Even though wolves are thriving in Minnesota and around the Great Lakes, the federal government may have to start over in devising a plan to protect them in the Upper Midwest and beyond before the state is allowed to resume its three-year-old hunting season.

A sharply worded federal court ruling handed down Friday put the wolf back on the endangered species list in the Great Lakes region.

The 111-page decision essentially wipes out a decade of wolf management in Minnesota, Michigan and Wisconsin.

It also raises difficult questions about the future of the wolf nationally and the intent of the Endangered Species Act that could take years to resolve.

"This ruling is bigger than the Great Lakes states," said Mike Phillips, director of the Turner Endangered Species Fund.

In the meantime, illegal killing of wolves is likely to increase, said hunters and experts, a sign of the growing frustrations over the most controversial animal ever to win federal protection.

"All this partisan judge did was declare open season on wolves," read one posting on the Minnesota Deer Hunters Association Facebook page. "Shoot, shovel, shut-up."

Dennis Udovich, a guide, hunter and trapper in northeastern Minnesota, says he's getting numerous phone calls from frustrated hunters and others who want to know what they can do to get the wolf hunt re-instated.

"That's bad," he said. "I love the wolf, but this animal has to be kept in check," he said.

The U.S. Fish and Wildlife Service declined to comment on the ruling, other than to say in a statement that it is "a step backward." It could appeal the decision by the U.S. District Court in Washington D.C.

If it opts not to appeal, it would have to come up with a management plan for the Great Lakes and nationally that withstands judicial scrutiny — something it has failed to do at least four times in the last 10 years.

Adequate protections?

Wolf experts said the court decision had little to do with the numbers of wolves in the Great Lakes — about 3,000 in Minnesota and 1,500 total in Wisconsin and Michigan. U.S. District Judge Beryl Howell said she based her decision to re-list the wolf on two issues: Whether the animal had recovered in other parts of the country where it could live and whether the Midwestern states had adequate plans in place to protect them from future risks, both natural and human.

There are times, she said, a court "must lean forward from the bench to let an agency know, in no uncertain terms, that enough is enough. This is one of those times."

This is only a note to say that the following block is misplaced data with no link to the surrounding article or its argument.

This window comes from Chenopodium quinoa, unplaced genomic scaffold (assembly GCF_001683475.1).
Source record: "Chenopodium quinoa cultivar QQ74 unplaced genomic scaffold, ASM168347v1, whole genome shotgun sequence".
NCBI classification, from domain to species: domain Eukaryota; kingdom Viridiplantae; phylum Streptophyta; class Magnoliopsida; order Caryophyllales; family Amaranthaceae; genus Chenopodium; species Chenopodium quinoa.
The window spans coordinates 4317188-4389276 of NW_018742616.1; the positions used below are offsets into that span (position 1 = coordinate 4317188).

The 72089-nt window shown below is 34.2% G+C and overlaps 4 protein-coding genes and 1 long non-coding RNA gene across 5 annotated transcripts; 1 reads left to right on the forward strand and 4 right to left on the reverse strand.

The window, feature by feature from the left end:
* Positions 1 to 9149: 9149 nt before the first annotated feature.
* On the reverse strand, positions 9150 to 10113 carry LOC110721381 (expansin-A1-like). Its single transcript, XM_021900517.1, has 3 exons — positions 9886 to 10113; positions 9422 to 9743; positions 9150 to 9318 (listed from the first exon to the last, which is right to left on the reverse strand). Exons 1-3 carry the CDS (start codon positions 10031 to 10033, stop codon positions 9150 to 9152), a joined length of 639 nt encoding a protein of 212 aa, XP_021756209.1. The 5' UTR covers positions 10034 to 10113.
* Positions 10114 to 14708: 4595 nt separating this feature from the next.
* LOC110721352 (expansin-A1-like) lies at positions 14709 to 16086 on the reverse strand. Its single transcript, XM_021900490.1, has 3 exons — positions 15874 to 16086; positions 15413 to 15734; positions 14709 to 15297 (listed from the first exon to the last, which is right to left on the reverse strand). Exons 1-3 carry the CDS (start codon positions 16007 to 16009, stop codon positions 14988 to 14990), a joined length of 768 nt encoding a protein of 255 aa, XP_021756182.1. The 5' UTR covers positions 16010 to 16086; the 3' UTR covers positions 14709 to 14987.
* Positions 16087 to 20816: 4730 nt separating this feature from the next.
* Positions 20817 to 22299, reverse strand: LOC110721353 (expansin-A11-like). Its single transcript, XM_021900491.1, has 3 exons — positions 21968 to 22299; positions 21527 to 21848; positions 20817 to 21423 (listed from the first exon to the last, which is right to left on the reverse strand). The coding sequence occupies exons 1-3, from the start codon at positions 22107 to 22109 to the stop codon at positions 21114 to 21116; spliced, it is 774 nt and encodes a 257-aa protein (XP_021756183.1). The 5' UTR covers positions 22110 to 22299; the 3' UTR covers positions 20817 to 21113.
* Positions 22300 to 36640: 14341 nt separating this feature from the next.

She singled out Minnesota's plan, which she said permitted the unlimited killing of wolves in some areas. The plan calls for a minimum population of 1,600 animals in the state.

But it allows "a virtual carte blanche" for eradication of wolves in the southern two-thirds of the state by allowing land owners and managers the right to kill them any time to protect their livestock and pets, even in the absence of attacks.

Minnesota wildlife officials said in a brief to the court that landowners have the right to kill wolves only in the part of the state that is not suitable habitat for wolves, and where conflicts with people are likely to arise. Moreover, they said, the policy would not hurt the overall number of wolves in the state.

Still, the judge said, the federal agency "fails to explain adequately how the presence of an unregulated killing zone" for any wolf that happened to wander into 65 percent of the state is a mechanism to prevent gray wolves from being wiped out again, she said.

Ensuring viable numbers

David Mech, a biologist with the U.S. Geological Survey, and other wolf experts gave the three Midwestern states high marks for their wolf-management plans, and said that they would ensure viable populations. But Howell said the fish and wildlife service failed to consider the overall impact of hunting, trapping, illegal killing and disease on the Great Lakes population.

A healthy wolf population is not enough, said Jonathan Lovvorn, chief counsel for animal protection at the Humane Society of the United States, which filed the lawsuit. "But that doesn't mean its OK to add large numbers of human-caused mortality."

The unresolved question of the wolf's territory is likely to have national implications, experts said.

One of the requirements for delisting under the Endangered Species Act is the return of an animal to "a significant portion of its range," including across state borders.

No one expects the wolf to roam from coast to coast as it once did, experts said, but that portion of the law has long been the subject of legal fights.

There are also wolves now in Montana, Wyoming and other western states, but the humane society and other conservation groups have long argued that they still only occupy a fraction of the territory they once did.

Illinois, for example, will probably never have a viable population of reproducing wolves, Mech said. But there are huge areas in the west, including western Colorado, that have prime habitat for wolves, but no known wolf population.

But Howell said in her ruling that the federal government failed to provide an explanation for those broad geographic gaps in its recovery plans nationally, said Lovvorn.

"They drew arbitrary political circles around areas that had wolves and tried to delist them in those areas regardless of their historic range," he said. "And the court said you can't do that."